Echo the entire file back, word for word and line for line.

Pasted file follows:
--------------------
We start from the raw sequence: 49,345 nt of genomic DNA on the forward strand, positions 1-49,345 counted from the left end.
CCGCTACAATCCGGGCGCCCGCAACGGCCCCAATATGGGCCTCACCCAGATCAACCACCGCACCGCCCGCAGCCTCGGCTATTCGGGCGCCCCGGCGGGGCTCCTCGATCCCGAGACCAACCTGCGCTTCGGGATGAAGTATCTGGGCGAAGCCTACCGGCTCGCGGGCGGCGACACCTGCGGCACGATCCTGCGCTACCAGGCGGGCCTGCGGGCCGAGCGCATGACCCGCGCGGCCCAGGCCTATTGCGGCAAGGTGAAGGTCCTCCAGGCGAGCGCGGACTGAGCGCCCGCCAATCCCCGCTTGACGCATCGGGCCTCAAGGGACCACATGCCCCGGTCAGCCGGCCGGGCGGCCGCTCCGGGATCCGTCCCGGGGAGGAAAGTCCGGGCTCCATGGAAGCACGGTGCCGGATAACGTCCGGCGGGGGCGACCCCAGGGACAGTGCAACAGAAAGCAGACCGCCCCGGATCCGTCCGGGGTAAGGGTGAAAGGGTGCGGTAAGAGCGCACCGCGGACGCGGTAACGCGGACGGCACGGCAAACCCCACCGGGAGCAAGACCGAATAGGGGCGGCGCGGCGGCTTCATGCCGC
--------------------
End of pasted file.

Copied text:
We start from the raw sequence: 49,345 nt of genomic DNA on the forward strand, positions 1-49,345 counted from the left end.
CCGCTACAATCCGGGCGCCCGCAACGGCCCCAATATGGGCCTCACCCAGATCAACCACCGCACCGCCCGCAGCCTCGGCTATTCGGGCGCCCCGGCGGGGCTCCTCGATCCCGAGACCAACCTGCGCTTCGGGATGAAGTATCTGGGCGAAGCCTACCGGCTCGCGGGCGGCGACACCTGCGGCACGATCCTGCGCTACCAGGCGGGCCTGCGGGCCGAGCGCATGACCCGCGCGGCCCAGGCCTATTGCGGCAAGGTGAAGGTCCTCCAGGCGAGCGCGGACTGAGCGCCCGCCAATCCCCGCTTGACGCATCGGGCCTCAAGGGACCACATGCCCCGGTCAGCCGGCCGGGCGGCCGCTCCGGGATCCGTCCCGGGGAGGAAAGTCCGGGCTCCATGGAAGCACGGTGCCGGATAACGTCCGGCGGGGGCGACCCCAGGGACAGTGCAACAGAAAGCAGACCGCCCCGGATCCGTCCGGGGTAAGGGTGAAAGGGTGCGGTAAGAGCGCACCGCGGACGCGGTAACGCGGACGGCACGGCAAACCCCACCGGGAGCAAGACCGAATAGGGGCGGCGCGGCGGCTTCATGCCGC